What’s the nice change?

Starting with reporting for the 2015 year, the T1135 will be simplified for taxpayers whose total cost of foreign property is from $100,000 to $250,000. Only over $250,000 will the current detailed reporting be required.

Home accessibility tax credit

In 2009, the government introduced a “home renovation tax credit”, allowing all taxpayers a 15% credit for home renovations exceeding $1,000 and up to $10,000 (i.e., a maximum credit of $1,500). This measure was available only for 2009, as a stimulus to the economy in the middle of the 2008-09 recession. It proved to be very popular, and no doubt helped the economic recovery.

What’s the nice change?

The Budget proposes a similar “home accessibility tax credit”, but limited to renovations that are needed to make a home more accessible for a person over 65 or a person with a severe disability (eligible for the disability credit) who lives in the home. The credit will be 15% of the renovation cost up to $10,000 — i.e., a maximum credit of $1,500 per year. It will not expire; it will be available for expenditures starting in 2016.

A taxpayer will be able to split work over a calendar year-end and effectively double the $10,000 limit by spending half in one year and half in another year.

Manufacturing & processing – capital cost allowance

A business that purchases capital equipment can claim capital cost allowance, or CCA (tax depreciation), to write off the cost of the equipment over time. The Income Tax Regulations provide incentives to acquire certain kinds of property, by offering a high rate of CCA relative to the property’s likely actual depreciation.

Machinery and equipment acquired since 2007 and through 2015, primarily for use in Canada for the manufacturing or processing of goods for sale or lease, qualifies for a temporary accelerated CCA rate of 50% calculated on a straight-line basis (Class 29). In other words, the cost of the machinery or equipment can be fully written off over two years. For such property acquired after 2015, this measure is scheduled to expire, and the CCA rate goes back to 30% on a declining-balance basis (Class 43).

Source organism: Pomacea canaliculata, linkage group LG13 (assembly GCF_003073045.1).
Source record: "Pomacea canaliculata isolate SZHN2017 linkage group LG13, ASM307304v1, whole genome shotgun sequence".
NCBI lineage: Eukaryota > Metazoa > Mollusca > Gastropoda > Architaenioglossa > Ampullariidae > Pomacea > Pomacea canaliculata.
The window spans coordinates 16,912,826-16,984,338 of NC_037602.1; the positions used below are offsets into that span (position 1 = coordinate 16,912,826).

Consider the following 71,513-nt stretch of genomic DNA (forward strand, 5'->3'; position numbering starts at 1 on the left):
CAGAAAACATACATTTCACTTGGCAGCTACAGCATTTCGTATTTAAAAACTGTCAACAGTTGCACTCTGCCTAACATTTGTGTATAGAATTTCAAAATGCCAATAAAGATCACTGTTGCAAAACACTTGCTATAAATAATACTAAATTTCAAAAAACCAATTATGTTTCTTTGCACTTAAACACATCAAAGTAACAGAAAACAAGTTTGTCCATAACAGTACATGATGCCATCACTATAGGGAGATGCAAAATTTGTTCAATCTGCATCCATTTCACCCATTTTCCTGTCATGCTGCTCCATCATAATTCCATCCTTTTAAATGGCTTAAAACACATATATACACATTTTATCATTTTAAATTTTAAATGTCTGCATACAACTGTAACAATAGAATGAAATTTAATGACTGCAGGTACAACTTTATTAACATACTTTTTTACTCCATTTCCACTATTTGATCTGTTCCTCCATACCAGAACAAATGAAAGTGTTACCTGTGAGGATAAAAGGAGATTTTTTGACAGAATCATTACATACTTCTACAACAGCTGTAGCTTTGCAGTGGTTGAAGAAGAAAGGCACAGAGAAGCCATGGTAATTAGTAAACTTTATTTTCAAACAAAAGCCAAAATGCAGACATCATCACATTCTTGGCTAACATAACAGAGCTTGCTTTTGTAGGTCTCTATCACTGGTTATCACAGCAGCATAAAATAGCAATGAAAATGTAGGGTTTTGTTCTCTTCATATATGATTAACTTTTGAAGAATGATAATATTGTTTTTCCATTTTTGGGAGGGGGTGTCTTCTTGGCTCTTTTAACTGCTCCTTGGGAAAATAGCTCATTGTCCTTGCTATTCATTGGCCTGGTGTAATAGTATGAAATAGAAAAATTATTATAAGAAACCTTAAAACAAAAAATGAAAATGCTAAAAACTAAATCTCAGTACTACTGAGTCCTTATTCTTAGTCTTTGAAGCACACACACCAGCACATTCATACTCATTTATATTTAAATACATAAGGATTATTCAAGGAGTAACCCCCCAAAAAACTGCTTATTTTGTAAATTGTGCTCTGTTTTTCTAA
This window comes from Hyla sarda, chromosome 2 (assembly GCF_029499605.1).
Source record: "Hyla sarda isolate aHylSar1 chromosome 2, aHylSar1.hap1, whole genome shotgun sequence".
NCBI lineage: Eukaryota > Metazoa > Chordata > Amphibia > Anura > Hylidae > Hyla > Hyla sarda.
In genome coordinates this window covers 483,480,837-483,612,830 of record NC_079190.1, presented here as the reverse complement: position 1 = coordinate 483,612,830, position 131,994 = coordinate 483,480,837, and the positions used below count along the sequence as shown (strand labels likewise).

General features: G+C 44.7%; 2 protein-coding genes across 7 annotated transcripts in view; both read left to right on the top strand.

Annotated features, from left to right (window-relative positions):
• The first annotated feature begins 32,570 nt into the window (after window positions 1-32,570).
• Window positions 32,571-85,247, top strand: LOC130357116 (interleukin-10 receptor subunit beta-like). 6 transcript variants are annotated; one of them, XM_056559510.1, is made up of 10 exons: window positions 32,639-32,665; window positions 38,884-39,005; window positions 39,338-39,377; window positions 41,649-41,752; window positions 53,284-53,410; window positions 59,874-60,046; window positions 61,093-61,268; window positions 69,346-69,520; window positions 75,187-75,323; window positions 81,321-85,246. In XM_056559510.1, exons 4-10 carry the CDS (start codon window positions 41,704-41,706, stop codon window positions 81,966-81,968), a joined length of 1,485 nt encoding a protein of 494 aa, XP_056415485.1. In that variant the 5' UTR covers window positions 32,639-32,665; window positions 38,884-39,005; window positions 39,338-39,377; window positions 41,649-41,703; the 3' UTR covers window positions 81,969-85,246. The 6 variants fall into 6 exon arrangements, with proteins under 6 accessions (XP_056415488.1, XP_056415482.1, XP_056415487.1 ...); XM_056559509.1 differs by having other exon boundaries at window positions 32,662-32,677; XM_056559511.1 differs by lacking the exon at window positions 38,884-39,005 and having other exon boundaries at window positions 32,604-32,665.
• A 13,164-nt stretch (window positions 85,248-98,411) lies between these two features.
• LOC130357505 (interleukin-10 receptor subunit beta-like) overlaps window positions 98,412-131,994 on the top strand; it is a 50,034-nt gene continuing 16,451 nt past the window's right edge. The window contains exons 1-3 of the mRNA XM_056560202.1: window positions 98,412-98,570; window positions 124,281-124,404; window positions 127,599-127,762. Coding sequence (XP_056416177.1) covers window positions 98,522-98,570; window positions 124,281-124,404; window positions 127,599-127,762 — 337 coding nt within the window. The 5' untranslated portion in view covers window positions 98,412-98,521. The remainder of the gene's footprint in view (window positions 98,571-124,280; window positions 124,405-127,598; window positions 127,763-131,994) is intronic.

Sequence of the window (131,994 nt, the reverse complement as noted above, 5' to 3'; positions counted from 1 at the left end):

What’s the nice change?

The Budget proposes to create a new Class 53, allowing a 50% declining-balance CCA rate for such machinery and equipment acquired from 2016 through 2025.

While this is an improvement over the 30% rate, this is actually a negative change from the current rule allowing a two-year writeoff. The new Class 53 will be, as noted, on a “declining balance” basis, and the “half-year rule” allowing only half of the CCA in the year of acquisition, will apply to Class 53. So for such property acquired in 2016 for $1,000, instead of $500 in each of 2016 and 2017, the deduction will be:

Year CCA claim UCC for next year
2016 $250 (50% of $1,000, subject to half-year rule) $750
2017 $375 (50% of undepreciated capital cost of $750) $375
2018 $183 (50% of undepreciated capital cost of $375) $182
2019 $92 $91

Penalties relief – repeated unreported income

As we explained in our March 2015 Tax Letter, Income Tax Act subsection 163(1) provides a penalty that can be devastating to someone who fails to report some amount of income in two years out of any four. The penalty (including a parallel provincial penalty) is currently 20% of the unreported income, even if tax was withheld at source so that there is no unpaid tax.

In our March letter, we gave this example of how harsh the penalty can be:

When Joe gave his accountant his papers for his 2011 tax return, he misplaced one of the twelve T5 and similar slips he’d received for various kinds of investment income. The slip in question showed he’d earned interest of $75. So that $75 of income was omitted from his return.

In 2014, Joe retired and received a payout of $100,000, from which tax was withheld by his employer. Because of the tax withheld, he did not have to pay any additional tax on the $100,000. Again he misplaced the T-slip and neglected to tell his accountant about this amount, and his 2014 return was filed without showing the $100,000 of additional income or the tax that had been withheld on it.

The CRA will assess penalty of $20,000, even though the 2011 unreported income was trivial and the 2014 amount led to no unpaid tax.

What’s the nice change?

The Budget proposes to change this penalty so that it will apply only if both unreported amounts were at least $500; and the penalty cannot exceed 50% of the unpaid tax on the unreported income. In Joe’s example above, the penalty would not apply because the first year’s unreported income was only $75; and even if that were not the case, since there was no additional tax to pay due to the source withholding, there would be no penalty at all.